Haftarah: Jeremiah 2:4-28, 3:4, and 4:1-2
This week we read two Parashiot and conclude the book of Numbers. In the section that I selected for this week’s study Moses, learns that he will die soon.
“Hashem spoke to Moses saying, ‘Take revenge for the Children of Israel against the Midianites; afterward you shall be gathered to your people.” Numbers 31:1-2
It is most significant that Moses received the command to go and fight against Midian in the same verse that he was told that he would die. Think for a moment how you would respond if you found out that very soon you would die. I have had the opportunity many times to talk with people who just learned from their doctor that their death was imminent. More often than not their focus switches to themselves. This was not the case with Moses. HaShem gave him a commandment with the news that he would soon die to teach one that his life is not about himself; rather the service that G-d has called the person to do.
It does not matter who you are; G-d has a purpose for your life. Most believers understand this. When death is just around the corner it is not the time to focus on one’s self. Rather there should even be more of an emphasis on completing, with whatever time one has left, the will of G-d. Moses learned that his life was not more important than that of the reputation of HaShem. Even though the text says in verse two that Moses needs to “Take vengeance for the Children of Israel…” Moses understood that it was really the name of G-d that he was avenging, for in verse three one reads,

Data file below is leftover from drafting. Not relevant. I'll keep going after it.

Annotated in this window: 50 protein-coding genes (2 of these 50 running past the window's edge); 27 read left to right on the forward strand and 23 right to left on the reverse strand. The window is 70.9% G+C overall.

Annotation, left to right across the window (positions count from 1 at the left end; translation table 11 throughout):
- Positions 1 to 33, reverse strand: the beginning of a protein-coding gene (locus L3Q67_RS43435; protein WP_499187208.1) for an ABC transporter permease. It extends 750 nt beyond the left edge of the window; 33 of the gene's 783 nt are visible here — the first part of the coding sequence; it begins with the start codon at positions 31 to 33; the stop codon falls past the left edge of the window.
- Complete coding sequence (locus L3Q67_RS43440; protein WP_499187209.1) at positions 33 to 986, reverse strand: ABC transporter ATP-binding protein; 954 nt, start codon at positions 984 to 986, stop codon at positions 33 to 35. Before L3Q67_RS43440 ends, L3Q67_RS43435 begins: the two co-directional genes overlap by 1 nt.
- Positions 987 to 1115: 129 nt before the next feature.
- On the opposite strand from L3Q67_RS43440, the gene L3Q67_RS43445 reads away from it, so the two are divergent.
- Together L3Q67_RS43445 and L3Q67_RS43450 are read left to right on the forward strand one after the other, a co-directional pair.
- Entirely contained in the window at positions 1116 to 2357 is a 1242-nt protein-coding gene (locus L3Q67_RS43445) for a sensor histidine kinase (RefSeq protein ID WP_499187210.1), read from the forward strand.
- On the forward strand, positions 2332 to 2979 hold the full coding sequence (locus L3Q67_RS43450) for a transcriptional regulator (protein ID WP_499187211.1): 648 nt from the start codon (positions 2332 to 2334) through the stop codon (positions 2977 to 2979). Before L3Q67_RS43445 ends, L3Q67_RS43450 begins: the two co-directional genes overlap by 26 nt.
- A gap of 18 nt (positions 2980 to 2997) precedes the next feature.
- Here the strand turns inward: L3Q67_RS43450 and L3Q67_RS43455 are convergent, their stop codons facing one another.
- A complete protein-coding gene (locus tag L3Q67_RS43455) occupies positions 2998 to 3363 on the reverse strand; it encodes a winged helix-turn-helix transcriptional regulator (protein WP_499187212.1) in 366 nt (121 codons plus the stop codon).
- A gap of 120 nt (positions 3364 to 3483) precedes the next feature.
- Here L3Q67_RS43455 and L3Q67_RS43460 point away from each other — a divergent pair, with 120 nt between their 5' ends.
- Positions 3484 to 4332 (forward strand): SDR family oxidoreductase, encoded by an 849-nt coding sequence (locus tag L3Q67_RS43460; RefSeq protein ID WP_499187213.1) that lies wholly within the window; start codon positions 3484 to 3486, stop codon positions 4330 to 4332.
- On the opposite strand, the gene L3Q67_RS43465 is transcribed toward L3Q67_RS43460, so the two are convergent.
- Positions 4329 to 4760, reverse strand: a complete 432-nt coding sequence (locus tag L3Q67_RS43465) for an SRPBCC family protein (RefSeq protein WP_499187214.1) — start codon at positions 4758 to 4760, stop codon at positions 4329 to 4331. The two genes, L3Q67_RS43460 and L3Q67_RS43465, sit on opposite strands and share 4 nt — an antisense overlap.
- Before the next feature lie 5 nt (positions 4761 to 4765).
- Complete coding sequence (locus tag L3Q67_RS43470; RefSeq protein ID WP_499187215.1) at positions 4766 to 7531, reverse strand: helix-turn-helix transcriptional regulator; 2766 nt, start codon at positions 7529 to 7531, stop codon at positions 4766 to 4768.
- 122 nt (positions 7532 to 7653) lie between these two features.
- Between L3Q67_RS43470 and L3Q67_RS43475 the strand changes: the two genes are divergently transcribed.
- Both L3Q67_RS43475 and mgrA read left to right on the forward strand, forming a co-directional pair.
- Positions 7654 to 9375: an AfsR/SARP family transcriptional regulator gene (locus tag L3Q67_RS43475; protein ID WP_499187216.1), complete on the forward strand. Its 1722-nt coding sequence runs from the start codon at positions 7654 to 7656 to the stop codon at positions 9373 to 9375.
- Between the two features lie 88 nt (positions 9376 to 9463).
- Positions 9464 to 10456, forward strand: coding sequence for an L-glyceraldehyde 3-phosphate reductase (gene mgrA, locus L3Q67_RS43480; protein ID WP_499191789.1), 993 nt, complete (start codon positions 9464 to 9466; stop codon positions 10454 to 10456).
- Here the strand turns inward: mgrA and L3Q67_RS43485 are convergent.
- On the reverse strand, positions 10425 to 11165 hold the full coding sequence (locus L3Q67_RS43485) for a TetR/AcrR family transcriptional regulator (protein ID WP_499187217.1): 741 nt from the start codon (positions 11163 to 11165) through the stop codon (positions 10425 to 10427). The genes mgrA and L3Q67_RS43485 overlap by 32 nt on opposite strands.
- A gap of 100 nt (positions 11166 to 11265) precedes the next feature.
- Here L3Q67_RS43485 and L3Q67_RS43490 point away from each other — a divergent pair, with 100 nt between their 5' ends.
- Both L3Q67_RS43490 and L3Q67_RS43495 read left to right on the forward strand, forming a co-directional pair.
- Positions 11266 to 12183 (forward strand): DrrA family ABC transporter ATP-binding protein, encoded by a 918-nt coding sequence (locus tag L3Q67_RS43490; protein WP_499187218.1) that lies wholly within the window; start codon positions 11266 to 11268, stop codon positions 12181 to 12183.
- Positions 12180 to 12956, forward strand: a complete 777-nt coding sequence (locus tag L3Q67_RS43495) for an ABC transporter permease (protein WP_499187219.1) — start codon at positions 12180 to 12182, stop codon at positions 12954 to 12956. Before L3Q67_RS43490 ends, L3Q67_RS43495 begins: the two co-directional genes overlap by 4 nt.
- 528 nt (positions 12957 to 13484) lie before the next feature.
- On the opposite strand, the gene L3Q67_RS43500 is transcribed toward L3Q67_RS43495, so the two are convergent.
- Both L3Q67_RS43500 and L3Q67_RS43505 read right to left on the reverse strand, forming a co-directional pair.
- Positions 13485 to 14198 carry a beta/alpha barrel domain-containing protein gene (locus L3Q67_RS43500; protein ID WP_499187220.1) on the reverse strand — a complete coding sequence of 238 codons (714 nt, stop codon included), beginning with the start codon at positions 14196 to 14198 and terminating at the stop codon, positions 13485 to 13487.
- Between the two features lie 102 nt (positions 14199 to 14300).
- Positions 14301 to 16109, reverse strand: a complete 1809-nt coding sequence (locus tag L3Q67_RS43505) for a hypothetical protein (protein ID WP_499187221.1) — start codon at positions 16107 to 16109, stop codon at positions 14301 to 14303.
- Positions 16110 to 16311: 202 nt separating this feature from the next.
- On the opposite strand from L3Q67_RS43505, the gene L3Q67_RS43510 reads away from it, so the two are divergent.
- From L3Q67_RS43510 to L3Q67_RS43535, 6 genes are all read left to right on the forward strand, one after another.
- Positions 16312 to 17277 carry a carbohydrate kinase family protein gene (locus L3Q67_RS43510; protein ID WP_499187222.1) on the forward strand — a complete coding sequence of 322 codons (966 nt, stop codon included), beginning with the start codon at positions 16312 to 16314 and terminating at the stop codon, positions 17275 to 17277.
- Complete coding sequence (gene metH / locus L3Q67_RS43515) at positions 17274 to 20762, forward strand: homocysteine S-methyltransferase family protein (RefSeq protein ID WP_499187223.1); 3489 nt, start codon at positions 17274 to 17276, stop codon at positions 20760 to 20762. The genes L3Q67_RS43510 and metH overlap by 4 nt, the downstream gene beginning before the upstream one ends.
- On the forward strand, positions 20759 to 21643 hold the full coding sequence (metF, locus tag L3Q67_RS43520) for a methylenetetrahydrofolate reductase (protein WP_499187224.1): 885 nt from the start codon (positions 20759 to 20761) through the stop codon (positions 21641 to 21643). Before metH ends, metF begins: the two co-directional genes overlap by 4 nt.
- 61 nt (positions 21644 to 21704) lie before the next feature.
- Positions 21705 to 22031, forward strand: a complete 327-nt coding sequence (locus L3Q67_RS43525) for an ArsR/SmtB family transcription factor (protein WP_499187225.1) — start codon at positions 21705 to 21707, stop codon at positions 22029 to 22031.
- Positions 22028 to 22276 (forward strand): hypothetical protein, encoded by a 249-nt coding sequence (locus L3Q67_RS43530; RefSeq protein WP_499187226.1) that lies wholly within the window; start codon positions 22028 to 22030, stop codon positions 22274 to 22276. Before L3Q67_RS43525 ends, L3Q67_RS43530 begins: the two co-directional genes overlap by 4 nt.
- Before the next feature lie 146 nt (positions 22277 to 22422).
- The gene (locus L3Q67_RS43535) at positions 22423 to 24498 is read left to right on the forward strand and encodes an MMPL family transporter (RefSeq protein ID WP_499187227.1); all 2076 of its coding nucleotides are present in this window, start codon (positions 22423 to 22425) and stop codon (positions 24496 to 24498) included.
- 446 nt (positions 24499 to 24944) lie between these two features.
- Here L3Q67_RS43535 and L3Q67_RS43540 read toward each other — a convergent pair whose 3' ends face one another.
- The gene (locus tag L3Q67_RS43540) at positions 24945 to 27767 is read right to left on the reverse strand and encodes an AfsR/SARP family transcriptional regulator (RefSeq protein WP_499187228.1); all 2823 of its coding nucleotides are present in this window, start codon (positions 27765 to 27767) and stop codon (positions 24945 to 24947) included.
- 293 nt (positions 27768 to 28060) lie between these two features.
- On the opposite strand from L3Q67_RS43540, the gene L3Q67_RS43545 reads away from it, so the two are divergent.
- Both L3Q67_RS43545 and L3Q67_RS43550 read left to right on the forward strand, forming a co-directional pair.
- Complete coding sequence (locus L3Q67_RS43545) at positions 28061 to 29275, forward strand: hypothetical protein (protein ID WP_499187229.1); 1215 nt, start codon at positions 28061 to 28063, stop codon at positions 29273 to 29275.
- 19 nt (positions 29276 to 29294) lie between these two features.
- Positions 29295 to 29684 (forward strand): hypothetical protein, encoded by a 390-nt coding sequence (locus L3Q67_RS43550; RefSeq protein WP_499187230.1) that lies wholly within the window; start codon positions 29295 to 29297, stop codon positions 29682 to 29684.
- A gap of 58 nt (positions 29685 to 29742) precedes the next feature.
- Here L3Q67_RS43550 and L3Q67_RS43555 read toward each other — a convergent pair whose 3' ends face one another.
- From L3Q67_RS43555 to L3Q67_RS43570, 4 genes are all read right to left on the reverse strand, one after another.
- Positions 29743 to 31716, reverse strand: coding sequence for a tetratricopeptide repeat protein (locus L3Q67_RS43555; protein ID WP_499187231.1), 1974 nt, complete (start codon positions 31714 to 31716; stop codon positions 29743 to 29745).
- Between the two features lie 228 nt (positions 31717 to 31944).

“Moses spoke to the people saying, warriors from among you— men of war shall be to Midian to take vengeance of the L-rd against Midian.” Numbers 31:3
Moses understood that his life was not about himself, but how could he use his life to lift up the name of
G-d among the nations? This is a very foreign concept among most people today. Today a person is told over and over that it is all about you or you deserve it. One needs to always remember that when he focuses on self he is departing from the intimacy of G-d and the anointing of the Holy Spirit.
Moses did not reflect about the nearness of his death, but the necessity of carrying out G-d’s call on his life until the very end. By the way, the end is really just a new beginning.
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